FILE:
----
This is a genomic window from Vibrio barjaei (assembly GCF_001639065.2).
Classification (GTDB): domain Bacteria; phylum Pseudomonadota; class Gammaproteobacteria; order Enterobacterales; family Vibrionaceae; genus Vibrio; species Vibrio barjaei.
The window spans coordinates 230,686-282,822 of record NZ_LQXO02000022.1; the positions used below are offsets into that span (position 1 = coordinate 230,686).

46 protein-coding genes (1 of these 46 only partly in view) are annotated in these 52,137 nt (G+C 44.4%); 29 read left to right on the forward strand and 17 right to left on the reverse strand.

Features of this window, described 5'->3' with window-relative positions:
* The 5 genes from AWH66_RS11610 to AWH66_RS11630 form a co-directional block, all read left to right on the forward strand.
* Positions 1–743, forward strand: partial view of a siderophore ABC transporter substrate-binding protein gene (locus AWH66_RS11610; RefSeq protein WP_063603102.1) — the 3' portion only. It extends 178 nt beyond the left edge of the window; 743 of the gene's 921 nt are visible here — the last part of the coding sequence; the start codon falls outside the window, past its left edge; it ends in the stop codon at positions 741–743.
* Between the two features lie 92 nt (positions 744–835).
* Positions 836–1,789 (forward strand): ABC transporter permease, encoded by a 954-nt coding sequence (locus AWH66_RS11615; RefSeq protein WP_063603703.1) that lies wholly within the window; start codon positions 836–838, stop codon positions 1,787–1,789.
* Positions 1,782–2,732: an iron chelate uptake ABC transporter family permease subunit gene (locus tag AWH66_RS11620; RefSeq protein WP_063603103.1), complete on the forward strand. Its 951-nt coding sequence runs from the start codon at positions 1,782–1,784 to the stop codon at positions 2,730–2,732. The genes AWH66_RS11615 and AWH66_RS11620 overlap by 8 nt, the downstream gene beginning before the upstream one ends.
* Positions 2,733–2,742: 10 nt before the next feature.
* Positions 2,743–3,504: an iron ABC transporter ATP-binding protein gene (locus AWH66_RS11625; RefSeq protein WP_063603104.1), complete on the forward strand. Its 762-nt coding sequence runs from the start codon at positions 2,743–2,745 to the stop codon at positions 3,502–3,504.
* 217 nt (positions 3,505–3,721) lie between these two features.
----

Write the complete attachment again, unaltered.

This is a genomic window from Vibrio barjaei (assembly GCF_001639065.2).
Classification (GTDB): domain Bacteria; phylum Pseudomonadota; class Gammaproteobacteria; order Enterobacterales; family Vibrionaceae; genus Vibrio; species Vibrio barjaei.
The window spans coordinates 230,686-282,822 of record NZ_LQXO02000022.1; the positions used below are offsets into that span (position 1 = coordinate 230,686).

46 protein-coding genes (1 of these 46 only partly in view) are annotated in these 52,137 nt (G+C 44.4%); 29 read left to right on the forward strand and 17 right to left on the reverse strand.

Features of this window, described 5'->3' with window-relative positions:
* The 5 genes from AWH66_RS11610 to AWH66_RS11630 form a co-directional block, all read left to right on the forward strand.
* Positions 1–743, forward strand: partial view of a siderophore ABC transporter substrate-binding protein gene (locus AWH66_RS11610; RefSeq protein WP_063603102.1) — the 3' portion only. It extends 178 nt beyond the left edge of the window; 743 of the gene's 921 nt are visible here — the last part of the coding sequence; the start codon falls outside the window, past its left edge; it ends in the stop codon at positions 741–743.
* Between the two features lie 92 nt (positions 744–835).
* Positions 836–1,789 (forward strand): ABC transporter permease, encoded by a 954-nt coding sequence (locus AWH66_RS11615; RefSeq protein WP_063603703.1) that lies wholly within the window; start codon positions 836–838, stop codon positions 1,787–1,789.
* Positions 1,782–2,732: an iron chelate uptake ABC transporter family permease subunit gene (locus tag AWH66_RS11620; RefSeq protein WP_063603103.1), complete on the forward strand. Its 951-nt coding sequence runs from the start codon at positions 1,782–1,784 to the stop codon at positions 2,730–2,732. The genes AWH66_RS11615 and AWH66_RS11620 overlap by 8 nt, the downstream gene beginning before the upstream one ends.
* Positions 2,733–2,742: 10 nt before the next feature.
* Positions 2,743–3,504: an iron ABC transporter ATP-binding protein gene (locus AWH66_RS11625; RefSeq protein WP_063603104.1), complete on the forward strand. Its 762-nt coding sequence runs from the start codon at positions 2,743–2,745 to the stop codon at positions 3,502–3,504.
* 217 nt (positions 3,505–3,721) lie between these two features.